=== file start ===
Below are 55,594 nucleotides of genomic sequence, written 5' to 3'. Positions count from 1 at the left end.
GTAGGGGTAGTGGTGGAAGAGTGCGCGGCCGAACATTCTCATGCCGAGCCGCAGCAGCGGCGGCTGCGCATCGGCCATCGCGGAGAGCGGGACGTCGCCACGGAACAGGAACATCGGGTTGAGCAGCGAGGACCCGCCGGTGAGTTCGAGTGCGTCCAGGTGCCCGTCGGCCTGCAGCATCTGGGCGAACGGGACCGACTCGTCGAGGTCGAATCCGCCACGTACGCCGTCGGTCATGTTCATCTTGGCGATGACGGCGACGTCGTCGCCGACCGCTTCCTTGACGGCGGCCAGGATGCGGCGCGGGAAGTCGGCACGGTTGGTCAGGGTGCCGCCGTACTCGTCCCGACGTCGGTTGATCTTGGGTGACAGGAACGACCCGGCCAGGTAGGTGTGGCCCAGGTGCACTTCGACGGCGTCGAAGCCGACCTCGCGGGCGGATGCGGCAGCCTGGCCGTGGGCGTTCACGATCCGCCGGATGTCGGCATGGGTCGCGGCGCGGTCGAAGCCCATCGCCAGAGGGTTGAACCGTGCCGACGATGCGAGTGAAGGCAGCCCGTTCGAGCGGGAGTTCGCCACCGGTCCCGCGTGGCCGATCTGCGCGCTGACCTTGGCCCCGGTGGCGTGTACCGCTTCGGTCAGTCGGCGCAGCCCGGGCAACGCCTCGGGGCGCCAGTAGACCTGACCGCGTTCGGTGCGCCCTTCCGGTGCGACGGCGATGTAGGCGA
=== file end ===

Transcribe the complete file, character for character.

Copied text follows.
Below are 55,594 nucleotides of genomic sequence, written 5' to 3'. Positions count from 1 at the left end.
GTAGGGGTAGTGGTGGAAGAGTGCGCGGCCGAACATTCTCATGCCGAGCCGCAGCAGCGGCGGCTGCGCATCGGCCATCGCGGAGAGCGGGACGTCGCCACGGAACAGGAACATCGGGTTGAGCAGCGAGGACCCGCCGGTGAGTTCGAGTGCGTCCAGGTGCCCGTCGGCCTGCAGCATCTGGGCGAACGGGACCGACTCGTCGAGGTCGAATCCGCCACGTACGCCGTCGGTCATGTTCATCTTGGCGATGACGGCGACGTCGTCGCCGACCGCTTCCTTGACGGCGGCCAGGATGCGGCGCGGGAAGTCGGCACGGTTGGTCAGGGTGCCGCCGTACTCGTCCCGACGTCGGTTGATCTTGGGTGACAGGAACGACCCGGCCAGGTAGGTGTGGCCCAGGTGCACTTCGACGGCGTCGAAGCCGACCTCGCGGGCGGATGCGGCAGCCTGGCCGTGGGCGTTCACGATCCGCCGGATGTCGGCATGGGTCGCGGCGCGGTCGAAGCCCATCGCCAGAGGGTTGAACCGTGCCGACGATGCGAGTGAAGGCAGCCCGTTCGAGCGGGAGTTCGCCACCGGTCCCGCGTGGCCGATCTGCGCGCTGACCTTGGCCCCGGTGGCGTGTACCGCTTCGGTCAGTCGGCGCAGCCCGGGCAACGCCTCGGGGCGCCAGTAGACCTGACCGCGTTCGGTGCGCCCTTCCGGTGCGACGGCGATGTAGGCGA